She noted that the terns should be arriving soon.

“The least terns are arriving back from their wintering grounds in southern and central America,” Albrecht said, adding that they typically lay two to three eggs in a similar kind of sand nest.

“They (the chicks) actually rely on their mom and dad to bring them food, which is usually bait fish,” she said. “They incubate for less time and fledge faster, so their whole nesting season is faster.”

Albrecht reported that while the least terns have historically nested at Bowman’s, last year’s nesting failed and the birds relocated to North Captiva. The SCCF is working on monitoring them there.

When she joined the SCCF team in 2016, Albrecht expanded the shorebird project from collecting information during just the nesting season, to having a year-round focus with monthly surveys.

“To kind of establish a baseline data set for what our shorebird populations look like,” she said.

The shorebird team is usually made up of Albrecht, an intern and about 10 volunteers. In nesting season, they monitor the beaches daily, marking nests and roping them off to protect them. The team monitors the nests until they hatch, and then moves on to monitoring the chicks until they can fly.

“It can be challenging because they move all over the place,” she said of the plover chicks.

In light of COVID-19, however, the team has had to make some changes this year.

“As of right now, health and safety are our top priorities,” Albrecht said. “Our volunteers are not working right now on this project until at least the end of April. I also won’t have an intern.”

The SCCF’s shorebird project also has a banding component to it.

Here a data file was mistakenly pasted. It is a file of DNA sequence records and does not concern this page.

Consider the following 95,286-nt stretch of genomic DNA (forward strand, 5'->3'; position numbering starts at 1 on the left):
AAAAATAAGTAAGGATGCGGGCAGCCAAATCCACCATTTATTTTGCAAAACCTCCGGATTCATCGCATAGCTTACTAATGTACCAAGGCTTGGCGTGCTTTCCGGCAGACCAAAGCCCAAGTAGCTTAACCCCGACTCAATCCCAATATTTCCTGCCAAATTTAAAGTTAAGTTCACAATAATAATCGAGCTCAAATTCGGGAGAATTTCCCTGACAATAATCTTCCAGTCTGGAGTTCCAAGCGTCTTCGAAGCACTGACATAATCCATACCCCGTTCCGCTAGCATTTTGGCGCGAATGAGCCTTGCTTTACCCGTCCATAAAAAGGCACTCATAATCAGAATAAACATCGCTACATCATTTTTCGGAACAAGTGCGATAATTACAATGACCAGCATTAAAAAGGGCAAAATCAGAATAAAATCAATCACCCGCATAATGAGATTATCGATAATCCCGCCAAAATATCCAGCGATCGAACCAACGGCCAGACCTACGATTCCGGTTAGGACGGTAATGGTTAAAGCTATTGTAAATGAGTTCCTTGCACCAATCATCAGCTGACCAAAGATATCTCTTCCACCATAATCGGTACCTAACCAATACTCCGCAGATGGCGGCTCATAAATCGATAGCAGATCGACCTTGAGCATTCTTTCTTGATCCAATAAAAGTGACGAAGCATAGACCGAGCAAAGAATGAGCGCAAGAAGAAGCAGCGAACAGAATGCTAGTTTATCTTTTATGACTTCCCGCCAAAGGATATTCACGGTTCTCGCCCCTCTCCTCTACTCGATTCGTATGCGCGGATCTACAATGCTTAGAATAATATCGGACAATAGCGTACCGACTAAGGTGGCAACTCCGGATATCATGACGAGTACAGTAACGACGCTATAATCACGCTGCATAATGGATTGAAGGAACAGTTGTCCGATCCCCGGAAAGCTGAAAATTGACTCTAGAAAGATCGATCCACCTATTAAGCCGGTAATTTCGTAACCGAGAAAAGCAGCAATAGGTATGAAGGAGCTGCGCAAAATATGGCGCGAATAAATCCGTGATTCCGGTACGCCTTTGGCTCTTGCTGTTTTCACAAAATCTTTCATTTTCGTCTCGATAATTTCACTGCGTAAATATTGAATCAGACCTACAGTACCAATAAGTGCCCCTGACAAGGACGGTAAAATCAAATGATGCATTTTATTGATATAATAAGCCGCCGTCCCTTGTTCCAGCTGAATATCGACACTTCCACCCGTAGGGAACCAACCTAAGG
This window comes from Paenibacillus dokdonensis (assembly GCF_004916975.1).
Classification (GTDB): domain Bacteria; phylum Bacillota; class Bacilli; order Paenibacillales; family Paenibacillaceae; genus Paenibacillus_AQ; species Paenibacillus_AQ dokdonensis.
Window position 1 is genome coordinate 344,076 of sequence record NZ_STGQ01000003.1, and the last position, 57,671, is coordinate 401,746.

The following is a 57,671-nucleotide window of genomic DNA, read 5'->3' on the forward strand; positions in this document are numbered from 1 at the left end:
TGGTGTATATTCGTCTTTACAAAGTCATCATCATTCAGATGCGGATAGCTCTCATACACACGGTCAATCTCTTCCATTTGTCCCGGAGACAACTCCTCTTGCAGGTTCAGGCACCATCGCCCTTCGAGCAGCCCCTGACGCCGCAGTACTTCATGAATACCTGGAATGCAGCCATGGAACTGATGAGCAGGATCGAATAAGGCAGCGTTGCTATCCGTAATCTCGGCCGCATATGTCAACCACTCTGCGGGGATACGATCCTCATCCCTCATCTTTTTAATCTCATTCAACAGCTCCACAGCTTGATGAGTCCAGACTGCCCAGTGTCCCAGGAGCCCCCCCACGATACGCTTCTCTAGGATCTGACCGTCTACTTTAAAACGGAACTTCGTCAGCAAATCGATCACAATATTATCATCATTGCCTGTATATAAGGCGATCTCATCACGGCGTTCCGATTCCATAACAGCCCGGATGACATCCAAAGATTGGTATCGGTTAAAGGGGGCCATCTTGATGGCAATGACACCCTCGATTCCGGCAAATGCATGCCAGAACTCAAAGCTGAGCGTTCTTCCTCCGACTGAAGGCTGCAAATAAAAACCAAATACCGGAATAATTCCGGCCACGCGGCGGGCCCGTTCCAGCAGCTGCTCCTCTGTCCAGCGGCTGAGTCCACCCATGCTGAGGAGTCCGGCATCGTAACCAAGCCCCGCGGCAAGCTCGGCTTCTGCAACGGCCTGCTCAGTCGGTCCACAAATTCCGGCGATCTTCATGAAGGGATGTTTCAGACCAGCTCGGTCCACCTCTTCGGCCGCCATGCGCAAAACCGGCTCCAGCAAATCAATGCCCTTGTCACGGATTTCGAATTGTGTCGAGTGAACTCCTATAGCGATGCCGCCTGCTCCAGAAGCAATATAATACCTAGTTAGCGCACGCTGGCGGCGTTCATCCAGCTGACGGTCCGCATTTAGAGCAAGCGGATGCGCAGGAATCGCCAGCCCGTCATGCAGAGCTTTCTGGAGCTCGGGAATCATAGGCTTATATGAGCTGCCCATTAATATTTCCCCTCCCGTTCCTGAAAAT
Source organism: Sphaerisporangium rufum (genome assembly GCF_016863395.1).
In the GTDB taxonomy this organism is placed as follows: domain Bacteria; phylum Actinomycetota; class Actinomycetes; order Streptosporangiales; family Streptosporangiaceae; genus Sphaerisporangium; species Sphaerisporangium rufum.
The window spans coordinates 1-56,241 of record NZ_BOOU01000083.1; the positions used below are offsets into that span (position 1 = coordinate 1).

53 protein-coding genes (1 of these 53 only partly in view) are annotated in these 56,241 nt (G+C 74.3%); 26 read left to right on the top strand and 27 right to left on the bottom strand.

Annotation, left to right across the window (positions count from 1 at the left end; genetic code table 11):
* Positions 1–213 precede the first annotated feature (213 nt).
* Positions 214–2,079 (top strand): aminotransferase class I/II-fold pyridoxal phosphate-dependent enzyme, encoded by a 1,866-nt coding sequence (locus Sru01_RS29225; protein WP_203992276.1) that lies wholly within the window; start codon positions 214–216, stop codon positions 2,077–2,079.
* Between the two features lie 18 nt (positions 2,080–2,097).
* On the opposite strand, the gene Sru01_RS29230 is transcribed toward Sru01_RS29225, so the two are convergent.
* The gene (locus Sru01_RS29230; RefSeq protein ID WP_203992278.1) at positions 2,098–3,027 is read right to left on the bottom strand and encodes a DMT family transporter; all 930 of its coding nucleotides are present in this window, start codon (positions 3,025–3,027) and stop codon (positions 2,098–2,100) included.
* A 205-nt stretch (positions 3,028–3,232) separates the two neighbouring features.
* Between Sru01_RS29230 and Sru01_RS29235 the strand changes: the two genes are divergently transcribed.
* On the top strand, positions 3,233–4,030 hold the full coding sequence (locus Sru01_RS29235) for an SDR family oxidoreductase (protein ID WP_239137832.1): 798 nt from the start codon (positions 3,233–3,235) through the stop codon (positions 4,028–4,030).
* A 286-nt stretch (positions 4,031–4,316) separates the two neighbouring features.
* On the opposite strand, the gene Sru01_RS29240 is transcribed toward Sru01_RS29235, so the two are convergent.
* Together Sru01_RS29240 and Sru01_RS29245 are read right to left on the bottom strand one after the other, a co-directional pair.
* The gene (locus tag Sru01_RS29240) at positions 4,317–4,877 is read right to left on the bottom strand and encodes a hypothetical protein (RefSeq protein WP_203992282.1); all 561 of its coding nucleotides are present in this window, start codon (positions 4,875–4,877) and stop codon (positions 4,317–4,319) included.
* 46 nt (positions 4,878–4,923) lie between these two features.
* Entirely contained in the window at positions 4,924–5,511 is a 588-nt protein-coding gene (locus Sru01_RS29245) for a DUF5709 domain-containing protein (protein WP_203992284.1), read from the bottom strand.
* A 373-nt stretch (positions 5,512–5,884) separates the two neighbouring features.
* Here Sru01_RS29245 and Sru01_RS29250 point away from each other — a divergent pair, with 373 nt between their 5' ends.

“We band individual birds so we can keep track of them,” she said. “Through our banding program, we’re learning a little more about how they travel around – so they do move around a bit.”

Its oldest known plover was banded as an adult in 2009.

“That means she’s at least 12 years old,” Albrecht said. “She fledged two chicks last year over by the (Sanibel) Lighthouse, and she is back this year with a mate getting ready to nest again.”

With Sanibel’s beaches still open for recreational use during the current pandemic, the SCCF offered the following tips and suggestions for the public to help ensure the best possible nesting season:

– Honor the leash law. Plovers view dogs as predators. An unleashed dog can destroy nests and kill hatchlings.

– Respect signed nesting areas. Plover nests are really difficult to see. The posted areas prevent beach-goers from accidentally trampling the eggs in a nest.

– Be a respectful photographer.

“Watch your step. The birds are very small and camouflaged, and the nests are as well,” Albrecht added, encouraging people to stay closer to the shoreline as they nest higher up by the dunes.

Also, do not leave trash behind and do not feed wildlife.

“Feeding birds and crows attracts predators to nesting areas,” she said.

Albrecht explained that if a person is too close to a nest or chicks, the parents will do what is called a “broken wing” display. The adult will peep and run around, and it will look like its wing is broken.

“Stop and look around you,” she advised.

For more information, visit www.sccf.org/projects/shorebirds.

If you suspect you found an unmarked nest, contact the SCCF at shorebirds@sccf.org.

To report a violation, call the FWC wildlife alert hotline number at 888-404-FWCC (404-3922).

The SCCF also offers people the opportunity to “adopt” a snowy plover. Donors receive a certificate and all of the proceeds go to the shorebird program and needed supplies. Visit online for details.